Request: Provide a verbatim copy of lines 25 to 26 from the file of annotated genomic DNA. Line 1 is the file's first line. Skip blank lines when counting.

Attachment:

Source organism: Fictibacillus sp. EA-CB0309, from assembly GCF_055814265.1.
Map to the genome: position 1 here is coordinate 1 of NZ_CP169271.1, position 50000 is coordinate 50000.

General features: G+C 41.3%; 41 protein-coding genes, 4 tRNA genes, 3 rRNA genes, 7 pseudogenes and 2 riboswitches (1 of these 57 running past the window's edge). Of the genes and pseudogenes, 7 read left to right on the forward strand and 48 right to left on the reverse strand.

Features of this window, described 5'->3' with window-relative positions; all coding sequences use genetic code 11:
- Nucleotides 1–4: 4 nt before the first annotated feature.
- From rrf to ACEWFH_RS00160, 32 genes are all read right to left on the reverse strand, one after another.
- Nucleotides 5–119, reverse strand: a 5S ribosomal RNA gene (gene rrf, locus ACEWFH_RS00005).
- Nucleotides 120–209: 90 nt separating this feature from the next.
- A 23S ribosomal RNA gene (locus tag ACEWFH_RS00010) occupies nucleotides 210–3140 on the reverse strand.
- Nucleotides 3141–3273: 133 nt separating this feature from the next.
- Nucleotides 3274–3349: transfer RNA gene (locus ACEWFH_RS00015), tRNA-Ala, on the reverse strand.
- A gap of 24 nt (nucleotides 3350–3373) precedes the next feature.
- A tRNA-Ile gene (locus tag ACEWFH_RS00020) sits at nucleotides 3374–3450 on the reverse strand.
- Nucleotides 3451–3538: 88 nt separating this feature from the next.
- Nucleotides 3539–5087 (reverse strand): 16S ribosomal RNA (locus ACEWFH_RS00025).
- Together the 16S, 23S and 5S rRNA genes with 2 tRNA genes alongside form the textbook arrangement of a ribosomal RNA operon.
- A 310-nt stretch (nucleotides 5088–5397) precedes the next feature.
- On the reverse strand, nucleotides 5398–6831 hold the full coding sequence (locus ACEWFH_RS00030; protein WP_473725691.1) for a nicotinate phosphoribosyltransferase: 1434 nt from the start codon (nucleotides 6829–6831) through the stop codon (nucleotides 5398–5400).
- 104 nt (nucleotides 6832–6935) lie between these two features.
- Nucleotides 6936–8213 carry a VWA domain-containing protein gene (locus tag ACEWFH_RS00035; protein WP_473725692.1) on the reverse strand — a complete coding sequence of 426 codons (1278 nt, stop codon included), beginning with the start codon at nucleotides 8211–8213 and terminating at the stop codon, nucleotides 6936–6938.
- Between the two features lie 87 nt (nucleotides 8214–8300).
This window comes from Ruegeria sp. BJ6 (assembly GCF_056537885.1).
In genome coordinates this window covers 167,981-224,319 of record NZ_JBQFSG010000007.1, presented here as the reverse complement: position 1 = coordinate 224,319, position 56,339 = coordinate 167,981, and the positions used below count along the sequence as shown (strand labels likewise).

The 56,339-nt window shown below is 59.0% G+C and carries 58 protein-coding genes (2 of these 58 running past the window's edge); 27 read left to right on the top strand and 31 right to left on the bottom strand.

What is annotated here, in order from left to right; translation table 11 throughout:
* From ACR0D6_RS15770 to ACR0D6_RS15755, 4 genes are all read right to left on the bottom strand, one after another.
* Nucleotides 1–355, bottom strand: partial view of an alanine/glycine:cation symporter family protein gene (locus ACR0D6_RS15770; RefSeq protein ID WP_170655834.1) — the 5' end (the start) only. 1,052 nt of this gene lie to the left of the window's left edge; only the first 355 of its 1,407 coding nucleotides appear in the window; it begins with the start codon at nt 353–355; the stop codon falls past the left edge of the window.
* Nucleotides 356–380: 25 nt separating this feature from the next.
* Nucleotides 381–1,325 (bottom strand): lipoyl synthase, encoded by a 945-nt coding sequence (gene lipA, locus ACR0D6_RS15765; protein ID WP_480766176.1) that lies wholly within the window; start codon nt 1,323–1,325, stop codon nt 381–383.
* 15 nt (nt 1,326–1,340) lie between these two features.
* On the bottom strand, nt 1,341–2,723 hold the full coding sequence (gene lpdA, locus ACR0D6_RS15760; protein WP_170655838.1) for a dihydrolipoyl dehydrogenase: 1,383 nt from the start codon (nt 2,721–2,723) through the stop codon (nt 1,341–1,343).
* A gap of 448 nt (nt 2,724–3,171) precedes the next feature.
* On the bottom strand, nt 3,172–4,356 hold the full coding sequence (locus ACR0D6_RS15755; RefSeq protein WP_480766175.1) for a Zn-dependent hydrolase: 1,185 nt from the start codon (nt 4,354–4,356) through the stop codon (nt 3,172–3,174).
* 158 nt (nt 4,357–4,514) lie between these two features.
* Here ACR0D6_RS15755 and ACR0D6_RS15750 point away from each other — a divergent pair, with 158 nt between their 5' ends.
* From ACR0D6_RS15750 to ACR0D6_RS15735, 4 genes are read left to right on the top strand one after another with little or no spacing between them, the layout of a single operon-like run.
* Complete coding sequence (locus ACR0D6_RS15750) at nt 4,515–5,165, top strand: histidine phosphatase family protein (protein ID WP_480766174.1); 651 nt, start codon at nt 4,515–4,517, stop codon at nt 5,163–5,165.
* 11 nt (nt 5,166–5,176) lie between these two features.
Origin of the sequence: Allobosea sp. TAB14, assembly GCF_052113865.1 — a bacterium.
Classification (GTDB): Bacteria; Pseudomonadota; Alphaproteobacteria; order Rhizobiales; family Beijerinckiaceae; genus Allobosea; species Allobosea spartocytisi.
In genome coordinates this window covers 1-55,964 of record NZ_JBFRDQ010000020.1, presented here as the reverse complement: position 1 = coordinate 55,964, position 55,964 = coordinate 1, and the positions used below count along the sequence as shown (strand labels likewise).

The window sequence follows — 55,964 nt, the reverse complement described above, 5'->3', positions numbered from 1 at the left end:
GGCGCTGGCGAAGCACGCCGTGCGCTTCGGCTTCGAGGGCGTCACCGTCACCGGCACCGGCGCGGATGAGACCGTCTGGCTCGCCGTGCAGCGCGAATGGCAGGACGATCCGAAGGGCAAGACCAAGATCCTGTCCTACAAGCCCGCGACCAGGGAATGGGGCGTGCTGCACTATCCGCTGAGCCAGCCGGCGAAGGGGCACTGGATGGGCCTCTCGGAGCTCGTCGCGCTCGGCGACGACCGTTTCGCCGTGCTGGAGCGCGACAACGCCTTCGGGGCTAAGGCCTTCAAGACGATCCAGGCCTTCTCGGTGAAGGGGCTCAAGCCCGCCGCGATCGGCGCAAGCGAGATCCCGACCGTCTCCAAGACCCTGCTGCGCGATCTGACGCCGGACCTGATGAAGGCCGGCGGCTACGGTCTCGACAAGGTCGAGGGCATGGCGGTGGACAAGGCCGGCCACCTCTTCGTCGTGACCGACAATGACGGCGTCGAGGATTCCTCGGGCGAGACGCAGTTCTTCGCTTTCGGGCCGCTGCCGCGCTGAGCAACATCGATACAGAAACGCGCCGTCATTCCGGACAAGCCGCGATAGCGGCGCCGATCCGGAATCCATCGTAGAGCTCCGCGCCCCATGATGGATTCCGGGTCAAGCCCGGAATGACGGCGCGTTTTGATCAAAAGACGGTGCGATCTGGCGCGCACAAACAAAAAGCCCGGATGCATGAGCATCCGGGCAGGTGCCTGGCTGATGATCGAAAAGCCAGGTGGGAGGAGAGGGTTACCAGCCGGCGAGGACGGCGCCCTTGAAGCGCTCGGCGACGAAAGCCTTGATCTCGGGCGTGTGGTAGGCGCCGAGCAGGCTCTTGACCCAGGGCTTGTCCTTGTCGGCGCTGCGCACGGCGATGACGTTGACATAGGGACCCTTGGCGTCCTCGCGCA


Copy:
What is annotated here, in order from left to right; translation table 11 throughout:
* From ACR0D6_RS15770 to ACR0D6_RS15755, 4 genes are all read right to left on the bottom strand, one after another.